Here’s a breakdown of the index within the string “William Carter”:
Notice that all characters in our string are assigned an index number, including whitespaces. In addition, notice how we start counting from 0. This is because strings are indexed starting at 0.
Let’s say we want to find out where the string
Carter appears in this string. We could do so using the
indexOf() method like this:
String name = "William Carter"; int position = name.indexOf("Carter"); System.out.println("Carter appears starting at index value " + position);
Our code returns: Carter appears starting at index value 8.
indexOf() returns the index position at which a character appears.
Check Whether Two Strings Are Equal
Comparing strings comes up all the time in programming. Think about when you enter a password into a login form. What does the application do? It compares the password you have entered with the one the application has stored in its database.
Let’s say that we want to write a program that checks whether a user’s password is correct. Open up a new Java file and paste in the following code into your main program:
String entered_password = "Test123"; String saved_password = "Test12345"; boolean compare_passwords = entered_password.equals(saved_password); System.out.println("Does the entered password match the saved password? " + compare_passwords);
Our code returns:
Does the entered password match the saved password? false
Our program checks to see whether the two strings we have specified –
saved_password are equal. We use the
equals() method to perform this check. This method returns true if the strings are equal; otherwise, it returns false.
Let’s change the value of
entered_password to be equal to
String entered_password = "Test12345"; String saved_password = "Test12345"; ...
When we run this code, our program returns:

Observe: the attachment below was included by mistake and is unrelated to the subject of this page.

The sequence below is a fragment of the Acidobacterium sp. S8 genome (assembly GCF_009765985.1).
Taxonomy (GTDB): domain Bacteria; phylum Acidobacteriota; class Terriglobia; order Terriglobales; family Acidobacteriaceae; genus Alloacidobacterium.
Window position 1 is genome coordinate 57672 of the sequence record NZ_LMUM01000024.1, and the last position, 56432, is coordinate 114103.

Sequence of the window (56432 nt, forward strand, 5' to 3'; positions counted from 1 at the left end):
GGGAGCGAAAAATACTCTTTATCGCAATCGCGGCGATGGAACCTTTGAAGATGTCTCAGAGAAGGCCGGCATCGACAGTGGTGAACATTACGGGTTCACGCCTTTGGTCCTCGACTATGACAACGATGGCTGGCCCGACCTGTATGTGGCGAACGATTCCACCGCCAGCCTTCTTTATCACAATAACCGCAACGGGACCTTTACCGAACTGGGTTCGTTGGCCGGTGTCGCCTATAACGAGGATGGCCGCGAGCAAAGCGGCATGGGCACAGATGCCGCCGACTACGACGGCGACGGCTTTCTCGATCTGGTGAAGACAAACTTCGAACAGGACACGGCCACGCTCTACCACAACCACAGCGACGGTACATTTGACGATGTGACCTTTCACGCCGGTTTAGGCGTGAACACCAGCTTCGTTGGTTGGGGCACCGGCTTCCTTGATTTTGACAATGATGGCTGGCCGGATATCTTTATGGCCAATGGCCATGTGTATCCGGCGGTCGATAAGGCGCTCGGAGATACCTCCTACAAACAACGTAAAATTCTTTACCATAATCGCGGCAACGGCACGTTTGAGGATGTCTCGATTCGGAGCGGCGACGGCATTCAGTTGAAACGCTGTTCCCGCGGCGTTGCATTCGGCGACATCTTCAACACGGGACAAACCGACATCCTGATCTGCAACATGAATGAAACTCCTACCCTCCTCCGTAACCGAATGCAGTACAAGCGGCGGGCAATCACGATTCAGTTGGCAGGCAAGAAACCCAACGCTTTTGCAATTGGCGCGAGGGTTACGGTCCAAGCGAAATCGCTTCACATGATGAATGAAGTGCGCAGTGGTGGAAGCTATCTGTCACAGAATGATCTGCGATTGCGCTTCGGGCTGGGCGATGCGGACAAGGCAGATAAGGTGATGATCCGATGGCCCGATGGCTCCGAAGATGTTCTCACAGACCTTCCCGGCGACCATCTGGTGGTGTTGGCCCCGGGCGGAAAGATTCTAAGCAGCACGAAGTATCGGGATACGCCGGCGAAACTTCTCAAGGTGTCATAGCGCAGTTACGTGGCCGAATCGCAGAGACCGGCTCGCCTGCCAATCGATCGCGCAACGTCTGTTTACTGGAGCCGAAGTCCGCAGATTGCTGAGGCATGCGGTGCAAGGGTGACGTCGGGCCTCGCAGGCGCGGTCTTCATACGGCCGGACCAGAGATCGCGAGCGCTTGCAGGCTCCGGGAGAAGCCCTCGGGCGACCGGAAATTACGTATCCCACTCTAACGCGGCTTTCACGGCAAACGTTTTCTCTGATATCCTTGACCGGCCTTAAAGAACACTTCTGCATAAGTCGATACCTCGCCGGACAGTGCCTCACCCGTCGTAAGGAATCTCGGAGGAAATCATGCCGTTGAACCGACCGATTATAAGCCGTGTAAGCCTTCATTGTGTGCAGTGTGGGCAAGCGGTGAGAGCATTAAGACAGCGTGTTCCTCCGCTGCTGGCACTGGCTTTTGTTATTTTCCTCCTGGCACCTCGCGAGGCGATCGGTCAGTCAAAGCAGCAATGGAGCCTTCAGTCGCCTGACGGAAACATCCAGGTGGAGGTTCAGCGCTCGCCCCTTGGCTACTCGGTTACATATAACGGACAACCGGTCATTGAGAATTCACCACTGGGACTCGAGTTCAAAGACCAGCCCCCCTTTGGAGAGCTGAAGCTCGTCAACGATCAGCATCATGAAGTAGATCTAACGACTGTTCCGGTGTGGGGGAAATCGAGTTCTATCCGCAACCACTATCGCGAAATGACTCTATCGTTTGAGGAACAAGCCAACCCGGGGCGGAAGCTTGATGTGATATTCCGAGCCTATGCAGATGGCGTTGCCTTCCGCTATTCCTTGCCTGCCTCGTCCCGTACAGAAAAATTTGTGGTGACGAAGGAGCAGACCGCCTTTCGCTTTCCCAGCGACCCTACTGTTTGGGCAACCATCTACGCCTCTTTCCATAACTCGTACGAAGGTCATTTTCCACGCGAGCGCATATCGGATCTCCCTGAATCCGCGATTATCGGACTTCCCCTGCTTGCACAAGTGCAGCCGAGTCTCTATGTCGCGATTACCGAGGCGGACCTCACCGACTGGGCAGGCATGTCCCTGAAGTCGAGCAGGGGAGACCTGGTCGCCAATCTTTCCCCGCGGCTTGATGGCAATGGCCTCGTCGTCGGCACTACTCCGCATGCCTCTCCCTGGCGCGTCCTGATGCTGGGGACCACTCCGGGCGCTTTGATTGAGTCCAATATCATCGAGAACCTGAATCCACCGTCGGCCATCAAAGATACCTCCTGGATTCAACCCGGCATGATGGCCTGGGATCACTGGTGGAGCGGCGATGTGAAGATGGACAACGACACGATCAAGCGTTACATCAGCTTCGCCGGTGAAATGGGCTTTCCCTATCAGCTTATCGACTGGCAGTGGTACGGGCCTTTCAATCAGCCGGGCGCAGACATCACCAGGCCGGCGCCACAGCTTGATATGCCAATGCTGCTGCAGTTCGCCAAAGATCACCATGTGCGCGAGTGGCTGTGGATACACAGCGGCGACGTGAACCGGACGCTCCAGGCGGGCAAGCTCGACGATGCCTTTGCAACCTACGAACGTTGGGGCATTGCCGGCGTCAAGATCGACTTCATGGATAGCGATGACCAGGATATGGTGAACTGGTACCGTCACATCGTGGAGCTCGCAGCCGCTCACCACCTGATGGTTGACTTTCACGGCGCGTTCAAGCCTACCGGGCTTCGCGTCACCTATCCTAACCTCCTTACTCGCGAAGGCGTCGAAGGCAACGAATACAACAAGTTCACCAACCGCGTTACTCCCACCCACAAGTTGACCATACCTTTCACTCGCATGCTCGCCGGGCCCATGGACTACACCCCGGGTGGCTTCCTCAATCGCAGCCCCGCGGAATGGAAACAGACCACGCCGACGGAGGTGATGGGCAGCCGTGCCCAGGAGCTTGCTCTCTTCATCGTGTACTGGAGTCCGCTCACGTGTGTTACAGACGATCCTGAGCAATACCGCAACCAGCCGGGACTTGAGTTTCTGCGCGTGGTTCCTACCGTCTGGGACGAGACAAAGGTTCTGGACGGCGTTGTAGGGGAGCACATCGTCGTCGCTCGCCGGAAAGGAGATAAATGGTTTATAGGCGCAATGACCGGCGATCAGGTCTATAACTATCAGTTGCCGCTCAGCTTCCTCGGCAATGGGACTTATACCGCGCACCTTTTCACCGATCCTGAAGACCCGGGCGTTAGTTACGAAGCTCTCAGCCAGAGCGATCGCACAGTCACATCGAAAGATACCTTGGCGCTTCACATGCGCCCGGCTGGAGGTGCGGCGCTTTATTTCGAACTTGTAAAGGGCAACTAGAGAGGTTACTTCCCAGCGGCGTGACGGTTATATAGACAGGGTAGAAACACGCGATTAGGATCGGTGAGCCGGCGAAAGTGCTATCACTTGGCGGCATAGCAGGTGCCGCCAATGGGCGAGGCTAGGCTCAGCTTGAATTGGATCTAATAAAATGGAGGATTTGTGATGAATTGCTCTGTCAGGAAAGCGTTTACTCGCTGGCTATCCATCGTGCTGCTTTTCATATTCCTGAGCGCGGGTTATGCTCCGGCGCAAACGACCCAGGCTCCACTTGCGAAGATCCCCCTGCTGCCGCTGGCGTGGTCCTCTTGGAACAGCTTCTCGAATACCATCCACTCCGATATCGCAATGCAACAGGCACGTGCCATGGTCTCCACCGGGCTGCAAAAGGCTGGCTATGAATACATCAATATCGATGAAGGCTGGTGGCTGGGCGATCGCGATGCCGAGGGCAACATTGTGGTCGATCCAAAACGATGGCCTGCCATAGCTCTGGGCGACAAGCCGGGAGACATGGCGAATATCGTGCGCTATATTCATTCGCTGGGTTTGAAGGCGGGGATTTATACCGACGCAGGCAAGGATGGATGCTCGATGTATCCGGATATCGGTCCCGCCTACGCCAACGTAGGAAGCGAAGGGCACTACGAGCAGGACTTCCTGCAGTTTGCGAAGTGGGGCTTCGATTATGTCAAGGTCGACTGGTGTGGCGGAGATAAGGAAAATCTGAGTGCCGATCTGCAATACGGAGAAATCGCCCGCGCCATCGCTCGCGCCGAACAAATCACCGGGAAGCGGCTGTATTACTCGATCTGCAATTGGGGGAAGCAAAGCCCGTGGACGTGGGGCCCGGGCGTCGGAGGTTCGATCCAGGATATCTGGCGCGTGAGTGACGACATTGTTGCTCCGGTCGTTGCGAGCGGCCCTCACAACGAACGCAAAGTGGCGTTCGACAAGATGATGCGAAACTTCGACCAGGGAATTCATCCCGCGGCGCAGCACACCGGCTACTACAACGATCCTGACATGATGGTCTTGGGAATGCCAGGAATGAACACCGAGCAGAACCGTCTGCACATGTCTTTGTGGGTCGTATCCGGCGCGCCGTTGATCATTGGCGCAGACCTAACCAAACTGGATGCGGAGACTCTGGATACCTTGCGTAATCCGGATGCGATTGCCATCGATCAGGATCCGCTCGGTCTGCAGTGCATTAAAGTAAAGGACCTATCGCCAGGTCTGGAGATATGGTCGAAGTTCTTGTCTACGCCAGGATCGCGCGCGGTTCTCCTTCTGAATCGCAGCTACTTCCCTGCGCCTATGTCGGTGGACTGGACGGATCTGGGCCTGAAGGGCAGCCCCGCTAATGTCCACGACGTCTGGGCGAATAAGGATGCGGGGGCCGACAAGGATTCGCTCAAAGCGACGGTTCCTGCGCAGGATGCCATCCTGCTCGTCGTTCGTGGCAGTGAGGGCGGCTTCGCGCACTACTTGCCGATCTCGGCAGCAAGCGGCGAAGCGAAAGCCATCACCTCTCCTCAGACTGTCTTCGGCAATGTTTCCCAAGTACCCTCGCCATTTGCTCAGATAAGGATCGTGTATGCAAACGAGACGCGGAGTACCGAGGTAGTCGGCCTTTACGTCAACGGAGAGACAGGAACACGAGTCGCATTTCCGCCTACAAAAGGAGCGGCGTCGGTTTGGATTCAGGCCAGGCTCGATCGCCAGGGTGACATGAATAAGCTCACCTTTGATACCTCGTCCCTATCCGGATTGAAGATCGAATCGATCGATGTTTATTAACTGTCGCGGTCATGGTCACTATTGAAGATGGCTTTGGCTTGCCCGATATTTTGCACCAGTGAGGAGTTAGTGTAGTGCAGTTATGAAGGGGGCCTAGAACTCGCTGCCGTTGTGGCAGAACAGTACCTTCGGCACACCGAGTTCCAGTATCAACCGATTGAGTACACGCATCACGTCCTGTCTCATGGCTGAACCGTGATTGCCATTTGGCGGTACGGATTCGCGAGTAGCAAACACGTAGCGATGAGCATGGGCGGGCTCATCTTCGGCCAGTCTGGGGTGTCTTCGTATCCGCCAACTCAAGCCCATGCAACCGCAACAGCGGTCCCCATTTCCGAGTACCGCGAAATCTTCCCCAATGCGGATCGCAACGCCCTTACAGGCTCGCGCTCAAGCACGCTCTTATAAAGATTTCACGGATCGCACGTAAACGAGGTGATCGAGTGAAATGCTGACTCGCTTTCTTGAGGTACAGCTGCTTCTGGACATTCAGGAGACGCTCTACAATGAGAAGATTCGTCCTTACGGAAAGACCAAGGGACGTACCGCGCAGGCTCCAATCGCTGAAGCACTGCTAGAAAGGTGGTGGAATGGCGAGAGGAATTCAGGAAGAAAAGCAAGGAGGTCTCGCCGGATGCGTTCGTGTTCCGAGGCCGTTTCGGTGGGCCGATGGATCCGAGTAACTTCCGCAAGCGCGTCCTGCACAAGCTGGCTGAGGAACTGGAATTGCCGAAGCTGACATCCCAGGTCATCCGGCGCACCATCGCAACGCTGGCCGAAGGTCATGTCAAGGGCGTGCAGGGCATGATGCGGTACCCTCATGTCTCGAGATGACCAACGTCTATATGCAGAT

Does the entered password match the saved password? true
Both the strings we have specified match, which means that our
equals() method evaluates to true.
Strings must be written within double quotes. This sounds like no big deal until you want to include a double quote in your program. This will return an error.
The way to resolve this error is to use the backslash (\) character. This will turn any character that immediately follows the string into a special character. Consider this example:
String statement = "Your order for \"Chocolate Chip Cookie x2\" was processed.";
This string will work in our program because we’ve specified a backslash before each of the double quotes in our string. This string returns: Your order for Chocolate Chip Cookie x2 was processed.
Now we’ve got another problem: what if you want to use a backslash in your string? To do so, you can write two backslashes side-by-side:
String order_reference = "Your order reference is 202\\303."
This returns the string:
Your order reference is 202\303."
There are a number of other special characters that you can use in Java. One of the most useful that you’ll encounter is one called \n, or new line. This character creates a new line in a string:
String order_reference = "Your order reference is: \n 202\\303."
Our string is equal to:
Your order reference is:
The string has been split up onto two lines because we specified a new line character after the
is: part of our string.
Strings allow you to work with text-based data in your programs. A string can hold any number of characters, including no characters at all.
Using string methods such as
equals(), you can manipulate the contents of a string in Java. Now you’re ready to start working with strings in Java like an expert!